Fourtitude.com

For Audi enthusiasts

under hood cover photo

ADVERTISEMENT

words:

25 February 2010


Recently we introduced our Project Audi TTS:SF project car series complete with video webisodes. In this installment we’ll cover a few initial installments that have upgraded the car here and there before we begin to really delve into upgraded components. We’ll go over what pieces we have swapped out and what the rationale was for doing so. In most instances, so far we have traded out OEM parts for higher strength pieces to reinforce for planned power increases. There were other parts that were exchanged for maintenance reasons, and still others were traded for subtle aesthetic enhancements.

Let’s start with the appearance pieces first. Northern California firm J-Caps produces Billet Aluminum cap covers for the Audi’s engine bay. We met the owner Jay, an enthusiast in the scene, at a few GTG’s and his parts looked intriguing. We picked up a set shortly after the TTS was acquired – one of those quick and easy modifications to personalize a new car. We installed the oil cap, coolant cap, and dipstick ring cover. The parts are lightweight, high quality covers that snap over the top of the existing OEM caps and tighten down with an allen-head set screw. Easy installation and it’s just a quick inexpensive way to give the engine bay a bit of luster.

Due to other plans, which you will see in Webisode 3, the TTS needed a Cold Air Intake that really fit the engine bay in a specific way. Since nothing on the market had the footprint we wanted, we acquired an AEM CAI for the Audi A3 and repurposed it to work on the TTS. I had previous experience with this intake on an A3 and loved the build quality, fit, power and sound. So after paying a visit to the local metal shop and getting few snips here and there as well as buying some big-rig turbo hoses, we were able to build an intake that has worked very well so far.

Now let’s talk about strength building and maintenance. The Forge Motorsports Diverter Valve is one of those modifications that just makes good sense. Going to an all-metal version of the DV to cope with higher boost levels even for a Stage I upgrade is a solid foundation for a trouble-free build. The piece sits atop the Forge recirculation spacer, which adds a bit of liveliness to the sound of the engine without going into the wretched corny import tuned car sound. It’s just enough to give the 2.0t some vocal character.

The last bit of kit in the engine bay is a Forge Oil Catch Tank or OCT for short. This is a brilliant idea, as it aids in filtering out hydrocarbon buildup in the engine. Essentially it pulls out the contaminated “blow-by” sludge, caused by un-burnt fuel. This is definitely more of a preventative maintenance type of mod and based on the first 2-3 drainings and all the garbage that it pulled out, I would highly recommend the Forge OCT.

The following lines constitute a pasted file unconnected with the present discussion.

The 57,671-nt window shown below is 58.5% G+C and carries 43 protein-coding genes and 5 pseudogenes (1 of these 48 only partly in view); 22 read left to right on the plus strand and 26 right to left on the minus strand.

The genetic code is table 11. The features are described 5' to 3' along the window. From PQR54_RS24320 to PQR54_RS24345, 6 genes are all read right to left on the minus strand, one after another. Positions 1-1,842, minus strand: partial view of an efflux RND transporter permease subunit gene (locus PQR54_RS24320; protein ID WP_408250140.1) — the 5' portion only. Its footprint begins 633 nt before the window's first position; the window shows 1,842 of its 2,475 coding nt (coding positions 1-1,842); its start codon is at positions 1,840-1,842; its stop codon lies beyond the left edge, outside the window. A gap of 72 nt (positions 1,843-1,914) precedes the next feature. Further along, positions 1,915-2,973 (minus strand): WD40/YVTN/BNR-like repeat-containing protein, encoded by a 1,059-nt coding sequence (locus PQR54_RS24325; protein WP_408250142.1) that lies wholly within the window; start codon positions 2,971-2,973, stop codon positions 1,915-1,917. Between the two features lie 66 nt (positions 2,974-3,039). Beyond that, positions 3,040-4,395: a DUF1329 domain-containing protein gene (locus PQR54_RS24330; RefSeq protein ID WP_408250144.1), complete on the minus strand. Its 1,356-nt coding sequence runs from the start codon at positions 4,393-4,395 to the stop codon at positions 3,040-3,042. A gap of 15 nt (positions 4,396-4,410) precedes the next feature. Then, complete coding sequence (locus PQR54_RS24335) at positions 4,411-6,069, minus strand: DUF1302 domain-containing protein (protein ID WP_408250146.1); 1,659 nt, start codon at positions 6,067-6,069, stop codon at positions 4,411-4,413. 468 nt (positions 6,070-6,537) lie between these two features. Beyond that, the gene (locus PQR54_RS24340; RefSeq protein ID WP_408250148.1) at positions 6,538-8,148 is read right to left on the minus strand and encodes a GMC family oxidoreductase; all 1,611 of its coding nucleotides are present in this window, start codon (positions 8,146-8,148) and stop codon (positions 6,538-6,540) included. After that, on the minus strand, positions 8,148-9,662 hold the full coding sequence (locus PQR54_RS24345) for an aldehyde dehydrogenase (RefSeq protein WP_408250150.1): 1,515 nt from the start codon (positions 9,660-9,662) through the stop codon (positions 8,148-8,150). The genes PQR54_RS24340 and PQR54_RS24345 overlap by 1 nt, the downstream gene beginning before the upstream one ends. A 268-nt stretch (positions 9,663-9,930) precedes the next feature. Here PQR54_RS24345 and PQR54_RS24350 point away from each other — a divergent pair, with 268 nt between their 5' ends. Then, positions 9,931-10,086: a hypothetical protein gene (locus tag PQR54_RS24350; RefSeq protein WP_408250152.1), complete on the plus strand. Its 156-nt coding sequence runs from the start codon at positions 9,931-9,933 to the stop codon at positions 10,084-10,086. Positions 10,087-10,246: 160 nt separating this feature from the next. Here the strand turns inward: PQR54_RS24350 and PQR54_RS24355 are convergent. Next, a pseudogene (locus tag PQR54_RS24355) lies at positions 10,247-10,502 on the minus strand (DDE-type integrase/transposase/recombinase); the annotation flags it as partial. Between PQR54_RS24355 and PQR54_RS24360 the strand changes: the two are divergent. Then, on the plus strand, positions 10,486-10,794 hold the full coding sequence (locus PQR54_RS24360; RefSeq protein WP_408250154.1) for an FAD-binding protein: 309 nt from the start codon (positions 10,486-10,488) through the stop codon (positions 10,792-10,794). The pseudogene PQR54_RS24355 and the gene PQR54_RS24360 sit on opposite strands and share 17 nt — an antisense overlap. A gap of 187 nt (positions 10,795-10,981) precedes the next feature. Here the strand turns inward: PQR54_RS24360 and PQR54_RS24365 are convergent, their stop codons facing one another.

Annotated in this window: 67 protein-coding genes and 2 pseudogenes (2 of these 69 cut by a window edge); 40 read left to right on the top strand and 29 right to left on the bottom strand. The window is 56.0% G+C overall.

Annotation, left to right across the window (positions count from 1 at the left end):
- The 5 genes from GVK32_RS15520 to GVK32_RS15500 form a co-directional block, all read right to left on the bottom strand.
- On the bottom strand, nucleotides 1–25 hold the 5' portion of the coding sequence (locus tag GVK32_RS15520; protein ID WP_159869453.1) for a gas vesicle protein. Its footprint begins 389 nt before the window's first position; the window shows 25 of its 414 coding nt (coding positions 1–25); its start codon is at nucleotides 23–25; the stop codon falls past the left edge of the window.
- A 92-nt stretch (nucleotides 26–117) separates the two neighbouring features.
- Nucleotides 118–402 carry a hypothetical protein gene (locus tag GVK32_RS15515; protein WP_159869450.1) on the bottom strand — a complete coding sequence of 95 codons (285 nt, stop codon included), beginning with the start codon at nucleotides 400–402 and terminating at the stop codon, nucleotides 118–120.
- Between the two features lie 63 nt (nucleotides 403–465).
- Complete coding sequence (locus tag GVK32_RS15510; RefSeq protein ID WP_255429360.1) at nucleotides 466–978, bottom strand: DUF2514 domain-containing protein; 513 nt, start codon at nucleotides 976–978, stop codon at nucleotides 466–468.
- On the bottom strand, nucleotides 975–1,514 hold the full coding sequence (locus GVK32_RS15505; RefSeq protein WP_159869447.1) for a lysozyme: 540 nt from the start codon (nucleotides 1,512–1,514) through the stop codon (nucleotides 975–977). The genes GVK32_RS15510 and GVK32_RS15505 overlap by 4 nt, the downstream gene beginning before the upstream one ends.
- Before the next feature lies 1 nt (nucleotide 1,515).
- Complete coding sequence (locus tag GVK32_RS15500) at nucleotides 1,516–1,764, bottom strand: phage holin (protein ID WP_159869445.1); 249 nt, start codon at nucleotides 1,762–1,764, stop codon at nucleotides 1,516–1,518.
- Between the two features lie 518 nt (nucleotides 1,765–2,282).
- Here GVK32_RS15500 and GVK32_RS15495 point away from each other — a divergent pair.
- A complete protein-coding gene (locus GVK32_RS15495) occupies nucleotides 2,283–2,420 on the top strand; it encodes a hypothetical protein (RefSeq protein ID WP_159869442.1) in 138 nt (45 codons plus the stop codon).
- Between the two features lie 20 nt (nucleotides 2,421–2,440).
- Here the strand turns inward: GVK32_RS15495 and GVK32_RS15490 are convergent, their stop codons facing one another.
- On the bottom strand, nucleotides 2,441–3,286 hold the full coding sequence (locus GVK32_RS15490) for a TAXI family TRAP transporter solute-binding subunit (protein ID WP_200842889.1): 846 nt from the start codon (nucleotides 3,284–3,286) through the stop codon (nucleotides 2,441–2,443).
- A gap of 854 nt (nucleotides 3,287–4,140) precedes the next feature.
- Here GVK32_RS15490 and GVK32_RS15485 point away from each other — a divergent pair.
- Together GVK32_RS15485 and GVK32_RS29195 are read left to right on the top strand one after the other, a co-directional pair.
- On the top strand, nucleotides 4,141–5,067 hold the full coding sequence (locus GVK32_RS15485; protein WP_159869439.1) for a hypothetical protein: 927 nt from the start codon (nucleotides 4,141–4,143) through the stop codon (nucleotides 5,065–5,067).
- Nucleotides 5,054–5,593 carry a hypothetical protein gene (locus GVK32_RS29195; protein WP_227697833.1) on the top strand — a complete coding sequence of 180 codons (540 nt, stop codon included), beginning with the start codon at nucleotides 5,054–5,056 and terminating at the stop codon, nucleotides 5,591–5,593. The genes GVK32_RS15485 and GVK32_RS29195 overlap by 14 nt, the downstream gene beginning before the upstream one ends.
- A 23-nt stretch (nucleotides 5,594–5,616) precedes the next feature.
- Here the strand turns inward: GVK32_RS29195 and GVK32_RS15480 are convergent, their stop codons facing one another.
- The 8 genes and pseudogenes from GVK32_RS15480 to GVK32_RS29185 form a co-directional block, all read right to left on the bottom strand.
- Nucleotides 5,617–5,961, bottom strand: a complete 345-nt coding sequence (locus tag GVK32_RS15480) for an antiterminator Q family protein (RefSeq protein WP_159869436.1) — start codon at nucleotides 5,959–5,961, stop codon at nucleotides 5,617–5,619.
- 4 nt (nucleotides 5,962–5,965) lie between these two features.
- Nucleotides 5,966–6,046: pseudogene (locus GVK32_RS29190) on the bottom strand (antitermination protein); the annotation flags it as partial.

Going from inside the engine bay, to inside the cabin, we are now running the famed Valentine One radar detector. If ever the phrase “truth in advertising” rang true, it would be with this amazing device. This piece has saved me from more tickets than I care to speak about. Let me illustrate it this way. I enjoy what I’d call spirited driving. I also have a 100% clean DMV record. Again, the V1 is a must have if you really like driving your car hard. We also incorporated the V1 remote display module that some eBay’r modified for me to incorporate colored LED’s to indicate what radar band being used. We mounted this detector on an ipod ring sourced from MODShack for a stealthy look.

The final interior modification is an AEM Tru-Boost gauge. It is for the most part a digital interface that displays boost levels in numbers as well as a sweeping color readout. This gauge can also be configured to a stand-alone engine management system to control boost levels, but that will likely not be the direction we head in this build.

Or watch video HERE.

More Information:
www.JCapsOnline.com 
www.ForgeMotorsport.com
www.AEMpower.com 

Join us for the next installment where we will be installing the AEM methanol injection kit on a custom bracket as well as replacing the OEM brake pads with the Hawk Ceramic pads and Neuspeed stainless steel brake lines.NEXT INSTALLMENT: Quit methin’ around!

 

Additional Photos

>
<

Instant Comments...

comments